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HMRC internal manual

Employment Status Manual

Basic principles: off-payroll working: how to calculate the amount of the chain payment

Section 61- Chapter 10 ITEPA 2003

Regulation 14(12) The Social Security (Miscellaneous Amendments No. 2) Regulations 2017

NOTE – This page only refers to payments made under contracts caught by the off-payroll working reform.

Section 61N- Chapter 10 ITEPA 2003

Regulation 14(12) The Social Security (Miscellaneous Amendments No. 2) Regulations 2017

A chain payment is defined, for tax purposes, as “A payment, money’s worth or any other benefit, that can reasonably be taken to be for the worker’s services to the client.”

For NICS purposes chain payment is defined as “A payment or money’s worth that can reasonably be taken to be for the worker’s services to the client.”

The actual amount invoiced by the intermediary to the end client, or agency, may include other amounts representing VAT, materials, expenses etc. If more than one worker operates through the intermediary an invoiced amount may also cover the services of multiple workers. To arrive at the correct chain payment amount it is therefore necessary to strip out these other factors to arrive at the amount which represents what can “reasonably be taken to be for each of the worker’s services to the client”.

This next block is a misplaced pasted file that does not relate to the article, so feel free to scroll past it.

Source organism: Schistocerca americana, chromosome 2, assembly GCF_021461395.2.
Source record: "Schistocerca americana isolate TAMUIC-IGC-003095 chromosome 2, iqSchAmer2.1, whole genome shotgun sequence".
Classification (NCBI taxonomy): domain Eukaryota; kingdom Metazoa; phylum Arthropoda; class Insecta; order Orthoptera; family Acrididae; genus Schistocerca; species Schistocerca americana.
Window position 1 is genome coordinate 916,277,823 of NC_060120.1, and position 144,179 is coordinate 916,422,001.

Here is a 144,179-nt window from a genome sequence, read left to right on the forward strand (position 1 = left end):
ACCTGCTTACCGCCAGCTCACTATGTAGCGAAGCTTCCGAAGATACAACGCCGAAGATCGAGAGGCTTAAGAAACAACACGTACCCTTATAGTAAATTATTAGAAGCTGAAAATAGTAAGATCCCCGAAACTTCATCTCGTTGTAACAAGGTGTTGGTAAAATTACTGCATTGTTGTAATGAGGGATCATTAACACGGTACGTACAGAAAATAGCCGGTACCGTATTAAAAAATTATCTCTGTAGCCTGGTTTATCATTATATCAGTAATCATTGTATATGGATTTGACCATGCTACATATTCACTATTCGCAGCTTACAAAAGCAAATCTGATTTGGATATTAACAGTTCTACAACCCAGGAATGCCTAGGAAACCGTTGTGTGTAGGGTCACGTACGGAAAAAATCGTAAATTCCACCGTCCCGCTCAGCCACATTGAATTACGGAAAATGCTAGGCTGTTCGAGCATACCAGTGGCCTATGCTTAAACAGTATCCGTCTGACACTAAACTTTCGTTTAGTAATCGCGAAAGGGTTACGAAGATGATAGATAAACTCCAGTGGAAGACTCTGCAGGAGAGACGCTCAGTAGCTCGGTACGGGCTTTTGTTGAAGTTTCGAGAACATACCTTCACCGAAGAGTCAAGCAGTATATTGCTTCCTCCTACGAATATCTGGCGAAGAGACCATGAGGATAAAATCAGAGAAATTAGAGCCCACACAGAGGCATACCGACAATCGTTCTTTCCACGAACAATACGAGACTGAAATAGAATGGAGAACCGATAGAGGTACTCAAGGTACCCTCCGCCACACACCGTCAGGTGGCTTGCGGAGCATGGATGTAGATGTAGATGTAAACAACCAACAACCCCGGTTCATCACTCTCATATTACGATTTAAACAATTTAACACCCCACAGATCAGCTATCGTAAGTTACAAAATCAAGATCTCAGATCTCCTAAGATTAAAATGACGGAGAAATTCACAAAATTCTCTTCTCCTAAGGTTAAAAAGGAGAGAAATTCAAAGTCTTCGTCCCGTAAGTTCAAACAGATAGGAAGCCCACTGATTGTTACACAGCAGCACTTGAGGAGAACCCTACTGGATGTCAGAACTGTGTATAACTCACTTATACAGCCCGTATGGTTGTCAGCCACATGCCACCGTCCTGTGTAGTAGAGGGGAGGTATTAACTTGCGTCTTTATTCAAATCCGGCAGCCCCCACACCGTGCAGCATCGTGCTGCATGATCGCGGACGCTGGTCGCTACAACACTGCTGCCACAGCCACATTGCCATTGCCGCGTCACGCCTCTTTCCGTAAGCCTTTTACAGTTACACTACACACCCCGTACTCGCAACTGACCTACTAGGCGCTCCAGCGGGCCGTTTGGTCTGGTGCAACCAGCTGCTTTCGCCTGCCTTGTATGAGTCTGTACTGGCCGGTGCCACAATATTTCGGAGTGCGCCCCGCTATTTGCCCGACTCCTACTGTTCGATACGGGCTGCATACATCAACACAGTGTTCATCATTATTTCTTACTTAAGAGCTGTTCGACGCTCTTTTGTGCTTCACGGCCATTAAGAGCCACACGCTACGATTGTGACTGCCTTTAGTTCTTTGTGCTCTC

EXAMPLE

  1. Bravo Ltd provides the services of two workers, Samantha and Vaider, to an end client under a contract which is caught by the off-payroll working legislation. Bravo Ltd invoices the end client for an amount of £3,000 per month. Samantha’s services account for 67% of the invoiced amount and Vaider’s the remaining 33%. Bravo Ltd is not registered for VAT.

 

In arriving at the correct chain payment for both Samantha and Vaider, the end client must apportion the invoiced amount between the workers in the respective amounts to arrive at the amount which can reasonably be taken to be for their services;

Samantha – 67% of £3,000 (£2,000)

Vaider – 33% of £3,000 (£1,000)

 

  1. Charm Ltd provides the services of Sanet to an end client under a contract which is caught by the off-payroll working legislation. Charm Ltd  invoices the client for an amount of £6,000 per month which is made up of;
  • £3,000 for Sanet’s services
  • £1,500 for materials whose cost is met directly by Charm Ltd
  • £500 allowable expenses
  • £1,000 VAT

In arriving at the correct chain payment for Sanet the end client must apportion the invoiced amount between the amount in respect of Sanet’s services to the client and anything else. The amount of the chain payment will therefore be £3,000.

NOTE – If the end client takes the full amount (£6,000) into Step One of the Deemed Direct Payment calculation, by applying the steps that strip out the VAT, expenses and materials it will still produce the same end figure (£3,000) which is for the workers services to the end client.